Thursday, July 03, 2014

Book Review – "Falling Upward" by Richard Rohr.

Richard Rohr is a Franciscan priest, who carries on the Christian Mystic tradition. He was deeply influenced by Thomas Merton.  In this book Rohr weaves the story of Jesus and Christianity, the Greek Myths of the Hero’s journey,  modern psychology, literature and even a connection with Buddhism.   It is a short easy to read book. The major premise of the book is that we have two stages of life, and that we must transcend the first stage to reach the second stage.  That transcending may be leaving behind ideas that we were raised with, as well as the search for our true self beyond the rational thought.  “We do what we are called to do, and then try to let go of the consequences”.  Words spoken by saints and madmen.  I would contend we are responsible for the consequences of our actions.  The key from a Buddhist perspective is not to become attached to the outcome for that causes suffering.  That doesn’t mean we abdicate responsibility, just our abdication of our longing for a hope for outcome. Rohr’s contention is that suffering is the catalyst that moves us to spiritual growth. I think that suffering can and often has moved others to grow and to transcend.  However the struggle I have with Christian versus Buddhist thought is that Buddhism accepts all of life is suffering and offers a path to end suffering. Christianity and even in some ways Rohr, seems to encourage actively engaging in suffering as the path to enlightenment. I think Christians fell in love with the suffering Jesus  I think this is a dangerous perspective.  I am more easily able to relate to the heroes journey, and returning home with new wisdom, or the Siddhartha leaving the palace, experiencing suffering and searching for meaning, than I am to Jesus suffering on the cross. . Rohr, uses this metaphorically, but we all know how many people use this suffering metaphor as a reason to not transcend their environment of suffering.. Rohr actually does say “Failure and suffering are the great equalizers and levelers among humans. …There is a strange and even wonderful communion in real human pain, actually much more than in joy, which is too often manufactured and and passing”  Yes, there is commonality in human pain, but that is different than communion.  We need to face our pain, recognize our pain, and even embrace our pain.(I think Rohr would agree)  But pain in and of itself is not a virtue. Much of the book reads like a eastern religious guide to no-self, non-dualistic way of being.  (which is what we find in the second part of our life). Sadly most of Christianity does not see the Jesus story in that way. In fact, almost all of Christianity sees the Jesus story in a pure dualistic way.  Rohr tries to point us to the farther shore, but I am still looking at his finger pointing to it. I love the mystics, and the mystical tradition. But at some point you have to come down from the mountain (out of the monastery) and be compassionate to others, and engage with the others in the larger world to help others end their own suffering.  It is ok to be for yourself, but as Rabbi Hillel says “if I am only for myself, who am I?”  I think Rohr would agree with this. His is an all inclusive message of God’s love for all people, and all creation and that being in the second stage of our life leads us to eliminate the need to have barriers between us. It’s a good book, not a great book. It didn’t move me tremendously. It did remind me though to look at what are the issues that cause me to react and to see where that is coming from. Always a good reminder.  As in Dante’s Divine Comedy, we are all Virgil, we are all Beatrice,  guides through Hell and Heaven. We are all Odysseus trying to find our way home. As T.S. Eliot wrote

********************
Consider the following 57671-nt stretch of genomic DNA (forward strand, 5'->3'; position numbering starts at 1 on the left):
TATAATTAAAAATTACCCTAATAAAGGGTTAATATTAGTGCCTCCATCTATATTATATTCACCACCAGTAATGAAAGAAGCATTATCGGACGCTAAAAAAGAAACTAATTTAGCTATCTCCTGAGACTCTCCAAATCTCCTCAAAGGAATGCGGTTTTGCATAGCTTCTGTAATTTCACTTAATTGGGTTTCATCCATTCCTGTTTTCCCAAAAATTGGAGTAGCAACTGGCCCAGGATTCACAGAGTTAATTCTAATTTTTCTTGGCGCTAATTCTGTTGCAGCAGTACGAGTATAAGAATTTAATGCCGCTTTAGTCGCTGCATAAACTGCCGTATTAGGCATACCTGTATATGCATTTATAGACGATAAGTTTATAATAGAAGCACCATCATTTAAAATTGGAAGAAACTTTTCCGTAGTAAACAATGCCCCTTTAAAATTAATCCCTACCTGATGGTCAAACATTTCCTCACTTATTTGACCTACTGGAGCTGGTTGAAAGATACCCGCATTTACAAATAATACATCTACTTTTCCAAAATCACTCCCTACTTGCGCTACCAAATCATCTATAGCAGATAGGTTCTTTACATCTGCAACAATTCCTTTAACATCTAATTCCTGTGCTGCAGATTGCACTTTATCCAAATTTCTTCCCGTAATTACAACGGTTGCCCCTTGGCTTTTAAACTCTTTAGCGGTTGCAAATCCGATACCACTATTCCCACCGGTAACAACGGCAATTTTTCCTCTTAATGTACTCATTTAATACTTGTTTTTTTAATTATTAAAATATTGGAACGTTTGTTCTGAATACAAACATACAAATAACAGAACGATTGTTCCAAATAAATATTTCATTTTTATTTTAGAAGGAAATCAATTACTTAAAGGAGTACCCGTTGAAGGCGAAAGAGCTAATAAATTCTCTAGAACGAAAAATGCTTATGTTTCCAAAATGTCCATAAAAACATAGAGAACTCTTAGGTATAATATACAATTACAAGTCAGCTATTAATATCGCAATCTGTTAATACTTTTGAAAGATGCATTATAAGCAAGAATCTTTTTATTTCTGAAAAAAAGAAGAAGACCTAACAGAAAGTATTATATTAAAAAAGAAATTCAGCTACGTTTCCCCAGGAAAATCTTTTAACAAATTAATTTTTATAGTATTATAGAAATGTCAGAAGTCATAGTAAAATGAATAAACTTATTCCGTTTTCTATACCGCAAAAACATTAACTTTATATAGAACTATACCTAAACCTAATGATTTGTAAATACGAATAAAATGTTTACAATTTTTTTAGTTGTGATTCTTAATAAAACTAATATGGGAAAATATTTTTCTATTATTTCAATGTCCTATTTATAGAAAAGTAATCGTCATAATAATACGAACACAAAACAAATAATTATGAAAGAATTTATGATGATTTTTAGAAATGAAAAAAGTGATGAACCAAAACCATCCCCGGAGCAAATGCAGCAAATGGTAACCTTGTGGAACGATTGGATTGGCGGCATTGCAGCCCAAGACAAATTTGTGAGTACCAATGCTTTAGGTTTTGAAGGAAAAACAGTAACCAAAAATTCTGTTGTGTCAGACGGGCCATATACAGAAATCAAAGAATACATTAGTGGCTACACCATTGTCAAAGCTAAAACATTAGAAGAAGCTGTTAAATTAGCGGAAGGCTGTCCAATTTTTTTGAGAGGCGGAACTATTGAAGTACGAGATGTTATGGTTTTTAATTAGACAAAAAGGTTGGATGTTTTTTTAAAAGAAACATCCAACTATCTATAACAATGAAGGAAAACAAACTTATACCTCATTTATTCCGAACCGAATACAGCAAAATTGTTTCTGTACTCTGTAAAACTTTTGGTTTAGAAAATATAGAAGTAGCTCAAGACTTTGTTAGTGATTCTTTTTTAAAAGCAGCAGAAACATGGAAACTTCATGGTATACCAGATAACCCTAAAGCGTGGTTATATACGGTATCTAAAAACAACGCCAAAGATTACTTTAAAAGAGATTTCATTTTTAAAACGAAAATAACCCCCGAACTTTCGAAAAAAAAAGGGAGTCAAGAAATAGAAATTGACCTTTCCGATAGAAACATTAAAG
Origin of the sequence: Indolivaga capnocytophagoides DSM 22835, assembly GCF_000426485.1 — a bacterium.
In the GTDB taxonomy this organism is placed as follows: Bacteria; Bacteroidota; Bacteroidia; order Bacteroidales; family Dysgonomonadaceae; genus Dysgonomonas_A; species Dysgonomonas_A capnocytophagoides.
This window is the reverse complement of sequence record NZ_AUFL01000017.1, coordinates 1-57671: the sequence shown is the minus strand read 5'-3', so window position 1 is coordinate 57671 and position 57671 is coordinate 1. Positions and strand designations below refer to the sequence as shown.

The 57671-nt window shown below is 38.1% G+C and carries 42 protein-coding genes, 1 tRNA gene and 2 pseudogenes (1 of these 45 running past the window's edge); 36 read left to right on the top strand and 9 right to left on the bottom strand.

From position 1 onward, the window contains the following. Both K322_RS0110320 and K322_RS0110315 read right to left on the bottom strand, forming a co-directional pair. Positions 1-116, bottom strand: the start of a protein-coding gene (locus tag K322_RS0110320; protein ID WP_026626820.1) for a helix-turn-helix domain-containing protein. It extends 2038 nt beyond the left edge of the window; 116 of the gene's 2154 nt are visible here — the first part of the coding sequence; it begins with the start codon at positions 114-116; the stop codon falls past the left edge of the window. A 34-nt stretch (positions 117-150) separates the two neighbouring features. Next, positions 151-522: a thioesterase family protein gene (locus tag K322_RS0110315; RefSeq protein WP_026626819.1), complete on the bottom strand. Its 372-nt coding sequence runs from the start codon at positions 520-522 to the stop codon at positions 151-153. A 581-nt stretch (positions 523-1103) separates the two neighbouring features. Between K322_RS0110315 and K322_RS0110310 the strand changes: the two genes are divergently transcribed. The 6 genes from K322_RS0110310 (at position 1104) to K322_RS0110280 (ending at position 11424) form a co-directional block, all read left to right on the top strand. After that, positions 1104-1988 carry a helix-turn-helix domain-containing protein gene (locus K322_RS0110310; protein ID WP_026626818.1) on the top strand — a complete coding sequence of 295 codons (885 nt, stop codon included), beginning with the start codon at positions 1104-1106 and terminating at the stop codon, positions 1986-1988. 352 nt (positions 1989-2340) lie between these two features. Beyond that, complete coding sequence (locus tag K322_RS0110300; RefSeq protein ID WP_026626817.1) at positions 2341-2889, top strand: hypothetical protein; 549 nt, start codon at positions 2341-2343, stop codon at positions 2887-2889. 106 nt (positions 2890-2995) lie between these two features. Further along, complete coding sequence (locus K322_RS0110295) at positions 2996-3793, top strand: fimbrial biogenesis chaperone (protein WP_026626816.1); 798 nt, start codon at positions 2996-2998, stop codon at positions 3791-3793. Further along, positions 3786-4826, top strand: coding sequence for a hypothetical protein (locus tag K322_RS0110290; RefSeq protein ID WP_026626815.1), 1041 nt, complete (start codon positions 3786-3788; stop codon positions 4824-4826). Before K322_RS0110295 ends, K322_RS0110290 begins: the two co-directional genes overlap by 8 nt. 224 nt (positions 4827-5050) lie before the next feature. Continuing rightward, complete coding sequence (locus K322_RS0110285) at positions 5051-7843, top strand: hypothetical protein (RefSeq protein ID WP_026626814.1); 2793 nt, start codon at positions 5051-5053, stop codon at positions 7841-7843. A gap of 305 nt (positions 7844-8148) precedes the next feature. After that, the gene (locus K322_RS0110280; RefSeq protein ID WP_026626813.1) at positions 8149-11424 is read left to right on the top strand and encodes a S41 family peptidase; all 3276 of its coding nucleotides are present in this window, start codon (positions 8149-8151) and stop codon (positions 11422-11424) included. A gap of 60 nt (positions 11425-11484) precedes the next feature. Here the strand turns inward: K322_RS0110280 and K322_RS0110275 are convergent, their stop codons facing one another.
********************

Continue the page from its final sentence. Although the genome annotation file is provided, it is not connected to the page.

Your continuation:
“We shall not cease from exploration
And the end of all our exploring
Will be to arrive where we started
And know the place for the first time.”